Controversial U.S. Envoy to Turkey Nominee Francis Ricciardone Yet to be Confirmed
WASHINGTON, DC – The U.S. Senate voted by unanimous consent last night to approve John Heffern’s nomination as U.S. ambassador to Armenia, reported the Armenian National Committee of America (ANCA).
“Although we remain disappointed with a number of his responses to Senate inquiries, we look forward, in the coming months and years, to working with Ambassador Heffern to expand U.S.-Armenia relations on the basis of commonly held values and shared interests, with particular focus on the bilateral trade and investment issues,” commented ANCA Executive Director Aram Hamparian, upon Heffern’s confirmation. “Ambassador Heffern can play a vital role in expanding U.S.-Armenia trade, which has yet to reach the $200 million a year mark, by leading the way toward a Trade and Investment Framework Agreement (TIFA) and an updated Double Taxation Treaty. With these accords in place and a firm commitment by all stake-holders to act decisively and pro-actively, there is no reason we can’t reach more than a billion dollars a year in bilateral trade within the next five years.”
By contrast, U.S. Ambassador to Turkey nominee Francis Ricciardone, who was to be fast-tracked for consideration on the floor, along with the nomination of John Heffern, has yet to be scheduled for Senate confirmation. Ambassador Ricciardone has been the subject of considerable controversy, having faced opposition within the Senate Foreign Relations Committee from Senators Robert Menendez (D-N.J.), Barbara Boxer (D-Calif.) and Jim Risch (R-Idaho) prior to the panel’s approval of his nomination. During the committee’s deliberations of Ricciardone’s nomination, Menendez explained that he had lost confidence in his abilities after Ricciardone submitted clearly false information concerning the destruction of Christian churches in Turkey. Menendez’s concerns over the persecution of religious minorities in Turkey were echoed by Senators Chris Coons (D-Del.), Jeanne Shaheen (D-N.H.), and Chairman John Kerry (D-Mass.).
Heffern Questioned on Administration’s Armenian Genocide Policy
During Heffern’s July 13 confirmation hearing, Menendez had pressed him regarding the Obama Administration position regarding the Armenian Genocide, and also about his own understanding of this crime. The nominee cited the killing of over 1.5 million Armenians at the end of the Ottoman Empire, but stopped short of properly referencing these acts as “genocide,” arguing that “the characterization of those events is a policy decision that is made by the president of the United States. He added that this policy is enunciated in the president’s April 24 Remembrance Day statement.”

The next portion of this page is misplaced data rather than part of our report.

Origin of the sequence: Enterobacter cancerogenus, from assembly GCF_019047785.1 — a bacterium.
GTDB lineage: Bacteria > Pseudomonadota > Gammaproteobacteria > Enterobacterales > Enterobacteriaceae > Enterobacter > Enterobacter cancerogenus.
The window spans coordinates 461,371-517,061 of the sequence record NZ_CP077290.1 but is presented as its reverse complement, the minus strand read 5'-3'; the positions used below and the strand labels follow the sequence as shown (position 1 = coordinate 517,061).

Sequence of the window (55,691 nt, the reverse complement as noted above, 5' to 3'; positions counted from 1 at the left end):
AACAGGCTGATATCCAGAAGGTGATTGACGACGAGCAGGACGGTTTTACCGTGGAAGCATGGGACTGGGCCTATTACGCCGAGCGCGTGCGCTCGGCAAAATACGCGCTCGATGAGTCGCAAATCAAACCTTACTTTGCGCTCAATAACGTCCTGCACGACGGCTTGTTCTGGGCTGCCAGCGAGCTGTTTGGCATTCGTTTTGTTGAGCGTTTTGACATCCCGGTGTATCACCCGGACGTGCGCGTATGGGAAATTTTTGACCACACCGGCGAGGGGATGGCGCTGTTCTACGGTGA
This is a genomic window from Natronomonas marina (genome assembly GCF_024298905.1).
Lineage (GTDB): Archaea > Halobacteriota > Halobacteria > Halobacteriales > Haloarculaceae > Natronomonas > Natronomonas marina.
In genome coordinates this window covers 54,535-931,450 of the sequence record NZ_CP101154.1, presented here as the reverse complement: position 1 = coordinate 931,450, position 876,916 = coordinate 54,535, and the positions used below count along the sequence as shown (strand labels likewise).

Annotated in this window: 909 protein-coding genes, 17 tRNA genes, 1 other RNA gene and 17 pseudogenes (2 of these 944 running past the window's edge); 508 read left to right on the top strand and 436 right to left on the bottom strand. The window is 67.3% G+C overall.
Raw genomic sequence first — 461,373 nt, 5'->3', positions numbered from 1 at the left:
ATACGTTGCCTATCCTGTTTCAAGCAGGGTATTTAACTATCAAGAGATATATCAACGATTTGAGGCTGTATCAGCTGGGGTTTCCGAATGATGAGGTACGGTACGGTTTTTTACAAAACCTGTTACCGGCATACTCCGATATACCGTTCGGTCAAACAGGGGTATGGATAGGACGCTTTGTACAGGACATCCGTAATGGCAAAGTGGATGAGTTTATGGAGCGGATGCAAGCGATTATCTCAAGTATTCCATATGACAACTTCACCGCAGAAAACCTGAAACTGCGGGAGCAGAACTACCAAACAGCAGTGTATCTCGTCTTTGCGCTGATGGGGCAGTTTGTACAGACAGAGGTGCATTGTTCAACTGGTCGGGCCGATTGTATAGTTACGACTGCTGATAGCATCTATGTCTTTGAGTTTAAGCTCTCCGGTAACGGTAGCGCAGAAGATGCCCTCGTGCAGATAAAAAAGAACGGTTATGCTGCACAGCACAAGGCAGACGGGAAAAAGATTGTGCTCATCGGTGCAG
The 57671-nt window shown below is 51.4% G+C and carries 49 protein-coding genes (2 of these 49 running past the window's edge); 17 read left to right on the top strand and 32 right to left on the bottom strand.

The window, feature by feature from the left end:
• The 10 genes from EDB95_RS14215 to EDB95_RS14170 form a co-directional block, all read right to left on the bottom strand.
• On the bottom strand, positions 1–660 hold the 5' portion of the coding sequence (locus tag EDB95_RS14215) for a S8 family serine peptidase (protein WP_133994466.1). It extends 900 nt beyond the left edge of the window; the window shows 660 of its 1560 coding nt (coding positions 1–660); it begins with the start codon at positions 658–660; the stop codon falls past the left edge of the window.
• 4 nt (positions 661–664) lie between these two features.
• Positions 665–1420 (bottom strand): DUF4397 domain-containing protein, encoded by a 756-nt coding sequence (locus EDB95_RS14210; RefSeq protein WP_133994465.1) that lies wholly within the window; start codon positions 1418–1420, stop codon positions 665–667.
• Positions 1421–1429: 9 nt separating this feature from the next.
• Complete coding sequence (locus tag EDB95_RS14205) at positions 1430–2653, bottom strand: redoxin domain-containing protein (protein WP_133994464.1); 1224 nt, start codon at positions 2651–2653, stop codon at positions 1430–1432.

Menendez remarked, “This is an inartful dance that we do. We have a State Department whose history is full of dispatches that cite the atrocities committed during this time. We have a convention that we signed on to as a signatory that clearly defines these acts as genocide. We have a historical knowledge of the facts that we accept would amount to genocide. But we are unwilling to reference it as genocide. And if we cannot accept the past, we cannot move forward. And so I find it very difficult to send diplomats of the United States to a country in which they will go–-and I hope you will go, as some of your predecessors have- to a genocide commemoration and yet never be able to use the word genocide. It is much more than a question of a word. It is everything that signifies our commitment to saying ‘never again.’ And yet, we can’t even acknowledge this fact and we put diplomats in a position that is totally untenable.”
Sen. Boxer joined Menendez in submitting written questions to Heffern following his confirmation hearing. Menendez had deferred committee consideration of Heffern’s nomination to allow broader Senate scrutiny of the candidate.
Heffern is a career member of the Senior Foreign Service and serves as the deputy chief of mission at USNATO, Brussels. Prior to his current post, Heffern served as deputy chief of mission and executive assistant to the undersecretary for political affairs at the U.S. Embassy in Indonesia.
Heffern’s career has also included overseas assignments to Japan, Malaysia, Ivory Coast, and Guangzhou, China. From 1994-96, he served as a Pearson Fellow on the Asia Sub-Committee for the House International Relations Committee. Prior to entering the Foreign Service, he served in the Office of Senator John C. Danforth as the Senator’s Office Director and Research Assistant. He Heffern received a B.A. from Michigan State University.
Heffern replaces former U.S. Ambassador to Armenia Marie Yovanovitch, who returned to the U.S. in June to serve as U.S. deputy assistant secretary of state for Northern and Central Europe.